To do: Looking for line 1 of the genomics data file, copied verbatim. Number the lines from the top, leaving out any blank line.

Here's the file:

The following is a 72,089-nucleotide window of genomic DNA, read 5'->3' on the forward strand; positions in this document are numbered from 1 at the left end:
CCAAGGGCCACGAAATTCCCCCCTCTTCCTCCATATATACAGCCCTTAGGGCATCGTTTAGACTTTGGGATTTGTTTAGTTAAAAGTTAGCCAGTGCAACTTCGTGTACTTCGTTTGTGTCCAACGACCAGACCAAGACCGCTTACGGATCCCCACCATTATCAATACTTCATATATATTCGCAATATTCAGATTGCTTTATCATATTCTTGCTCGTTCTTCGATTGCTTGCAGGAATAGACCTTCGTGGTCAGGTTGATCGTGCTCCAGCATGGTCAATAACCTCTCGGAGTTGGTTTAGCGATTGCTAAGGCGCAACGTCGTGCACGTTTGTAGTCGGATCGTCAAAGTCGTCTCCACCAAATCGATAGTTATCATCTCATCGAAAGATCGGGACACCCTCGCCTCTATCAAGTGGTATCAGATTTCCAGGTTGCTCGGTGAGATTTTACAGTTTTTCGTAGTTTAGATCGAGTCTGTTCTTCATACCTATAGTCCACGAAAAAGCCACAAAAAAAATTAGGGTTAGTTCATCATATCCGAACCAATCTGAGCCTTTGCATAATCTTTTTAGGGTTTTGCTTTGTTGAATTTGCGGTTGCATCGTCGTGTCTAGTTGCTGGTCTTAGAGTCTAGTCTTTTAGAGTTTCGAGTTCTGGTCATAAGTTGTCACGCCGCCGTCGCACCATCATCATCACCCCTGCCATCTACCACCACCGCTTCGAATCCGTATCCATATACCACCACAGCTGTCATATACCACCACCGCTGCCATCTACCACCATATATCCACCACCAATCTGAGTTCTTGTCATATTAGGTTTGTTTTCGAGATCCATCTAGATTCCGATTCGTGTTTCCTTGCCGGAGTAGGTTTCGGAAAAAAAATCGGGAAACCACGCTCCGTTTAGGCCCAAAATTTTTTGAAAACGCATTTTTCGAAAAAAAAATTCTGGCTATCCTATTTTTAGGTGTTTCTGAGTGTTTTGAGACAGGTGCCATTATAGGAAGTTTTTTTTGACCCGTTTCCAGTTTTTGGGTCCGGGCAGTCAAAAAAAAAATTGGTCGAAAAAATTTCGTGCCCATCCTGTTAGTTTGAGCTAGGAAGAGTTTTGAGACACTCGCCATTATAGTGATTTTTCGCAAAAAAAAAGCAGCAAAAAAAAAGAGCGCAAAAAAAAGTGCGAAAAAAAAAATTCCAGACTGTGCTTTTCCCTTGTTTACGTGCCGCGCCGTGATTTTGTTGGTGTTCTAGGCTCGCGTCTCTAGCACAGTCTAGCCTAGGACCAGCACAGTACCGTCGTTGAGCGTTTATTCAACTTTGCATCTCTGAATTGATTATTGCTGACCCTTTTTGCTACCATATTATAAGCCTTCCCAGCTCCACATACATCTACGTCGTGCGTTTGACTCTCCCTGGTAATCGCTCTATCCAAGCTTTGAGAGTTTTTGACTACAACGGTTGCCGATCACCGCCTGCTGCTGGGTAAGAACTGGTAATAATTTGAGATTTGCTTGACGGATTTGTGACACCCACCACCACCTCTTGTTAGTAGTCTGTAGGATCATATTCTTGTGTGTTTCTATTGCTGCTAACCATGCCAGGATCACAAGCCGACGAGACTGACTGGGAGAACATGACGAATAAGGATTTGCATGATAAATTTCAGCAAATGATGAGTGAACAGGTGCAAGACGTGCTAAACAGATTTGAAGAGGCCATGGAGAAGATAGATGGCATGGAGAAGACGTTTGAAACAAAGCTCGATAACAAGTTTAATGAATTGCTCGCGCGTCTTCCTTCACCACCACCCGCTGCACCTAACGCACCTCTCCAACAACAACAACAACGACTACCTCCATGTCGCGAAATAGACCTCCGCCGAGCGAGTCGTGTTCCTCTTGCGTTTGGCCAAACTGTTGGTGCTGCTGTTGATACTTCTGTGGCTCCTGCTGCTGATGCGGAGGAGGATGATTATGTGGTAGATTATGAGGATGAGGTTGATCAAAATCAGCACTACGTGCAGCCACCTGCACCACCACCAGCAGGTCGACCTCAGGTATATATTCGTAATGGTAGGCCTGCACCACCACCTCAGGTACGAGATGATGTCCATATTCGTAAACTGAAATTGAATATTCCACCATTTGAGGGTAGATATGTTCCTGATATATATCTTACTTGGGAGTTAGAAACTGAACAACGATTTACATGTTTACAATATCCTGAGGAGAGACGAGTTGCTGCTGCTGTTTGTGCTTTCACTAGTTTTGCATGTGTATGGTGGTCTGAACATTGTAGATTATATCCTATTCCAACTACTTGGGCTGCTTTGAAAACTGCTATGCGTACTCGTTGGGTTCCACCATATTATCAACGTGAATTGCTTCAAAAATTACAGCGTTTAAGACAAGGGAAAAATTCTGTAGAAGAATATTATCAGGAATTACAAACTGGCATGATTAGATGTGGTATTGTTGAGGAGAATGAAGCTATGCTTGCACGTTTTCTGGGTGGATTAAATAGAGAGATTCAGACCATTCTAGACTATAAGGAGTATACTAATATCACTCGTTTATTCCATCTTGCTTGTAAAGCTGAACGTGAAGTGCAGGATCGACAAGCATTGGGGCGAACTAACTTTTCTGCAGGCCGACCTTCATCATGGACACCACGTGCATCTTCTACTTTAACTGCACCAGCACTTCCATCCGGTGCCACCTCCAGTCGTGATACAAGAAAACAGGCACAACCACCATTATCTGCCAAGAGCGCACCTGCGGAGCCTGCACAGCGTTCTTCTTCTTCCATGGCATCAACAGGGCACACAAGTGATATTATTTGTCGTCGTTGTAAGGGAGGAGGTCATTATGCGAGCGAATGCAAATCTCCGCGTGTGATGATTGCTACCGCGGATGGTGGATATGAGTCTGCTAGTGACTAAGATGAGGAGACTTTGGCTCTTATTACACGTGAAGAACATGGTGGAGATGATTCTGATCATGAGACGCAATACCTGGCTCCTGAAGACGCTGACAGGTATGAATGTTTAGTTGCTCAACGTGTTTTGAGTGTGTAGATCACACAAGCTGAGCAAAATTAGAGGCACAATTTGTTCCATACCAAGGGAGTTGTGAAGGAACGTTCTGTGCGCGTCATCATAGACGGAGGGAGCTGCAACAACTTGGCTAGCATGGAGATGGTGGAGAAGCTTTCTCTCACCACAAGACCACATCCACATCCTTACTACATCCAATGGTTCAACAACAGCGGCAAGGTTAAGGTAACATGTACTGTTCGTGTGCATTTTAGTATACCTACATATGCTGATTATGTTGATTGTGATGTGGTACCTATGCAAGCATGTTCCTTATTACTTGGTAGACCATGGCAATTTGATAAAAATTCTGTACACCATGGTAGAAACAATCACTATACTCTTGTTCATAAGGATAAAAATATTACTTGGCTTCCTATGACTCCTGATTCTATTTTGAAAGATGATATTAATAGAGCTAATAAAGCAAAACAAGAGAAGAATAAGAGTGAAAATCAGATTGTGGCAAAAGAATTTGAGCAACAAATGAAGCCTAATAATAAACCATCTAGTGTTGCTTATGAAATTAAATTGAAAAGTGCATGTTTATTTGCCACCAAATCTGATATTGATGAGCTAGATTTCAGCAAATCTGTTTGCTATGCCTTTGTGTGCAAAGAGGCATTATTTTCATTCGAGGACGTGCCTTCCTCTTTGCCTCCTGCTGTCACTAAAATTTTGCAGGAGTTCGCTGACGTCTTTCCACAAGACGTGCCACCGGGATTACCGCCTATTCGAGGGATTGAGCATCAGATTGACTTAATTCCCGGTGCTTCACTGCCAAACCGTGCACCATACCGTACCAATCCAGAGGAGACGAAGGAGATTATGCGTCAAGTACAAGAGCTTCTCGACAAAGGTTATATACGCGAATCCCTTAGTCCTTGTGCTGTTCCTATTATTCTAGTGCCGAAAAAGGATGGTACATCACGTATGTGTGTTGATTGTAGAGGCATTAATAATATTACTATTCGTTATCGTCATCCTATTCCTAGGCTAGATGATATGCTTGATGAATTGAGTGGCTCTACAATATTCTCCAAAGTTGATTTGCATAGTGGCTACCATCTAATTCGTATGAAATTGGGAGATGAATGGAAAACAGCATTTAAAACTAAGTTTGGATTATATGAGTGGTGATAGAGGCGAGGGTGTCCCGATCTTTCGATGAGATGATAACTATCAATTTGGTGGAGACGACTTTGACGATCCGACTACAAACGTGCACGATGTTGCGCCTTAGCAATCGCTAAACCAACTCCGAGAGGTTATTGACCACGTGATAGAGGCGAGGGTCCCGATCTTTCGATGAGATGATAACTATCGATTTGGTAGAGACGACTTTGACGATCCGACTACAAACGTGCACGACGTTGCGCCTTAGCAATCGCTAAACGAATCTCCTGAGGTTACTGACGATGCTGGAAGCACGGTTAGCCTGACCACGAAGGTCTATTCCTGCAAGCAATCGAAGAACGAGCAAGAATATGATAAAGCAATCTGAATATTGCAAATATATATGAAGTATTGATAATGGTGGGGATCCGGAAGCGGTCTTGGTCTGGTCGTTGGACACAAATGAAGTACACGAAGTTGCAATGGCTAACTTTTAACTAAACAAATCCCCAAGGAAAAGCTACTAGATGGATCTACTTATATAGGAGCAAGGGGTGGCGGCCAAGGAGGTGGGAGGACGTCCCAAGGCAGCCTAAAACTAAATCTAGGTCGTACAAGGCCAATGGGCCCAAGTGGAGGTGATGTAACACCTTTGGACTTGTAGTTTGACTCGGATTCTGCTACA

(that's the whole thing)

The following is a 72,089-nucleotide window of genomic DNA, read 5'->3' on the forward strand; positions in this document are numbered from 1 at the left end: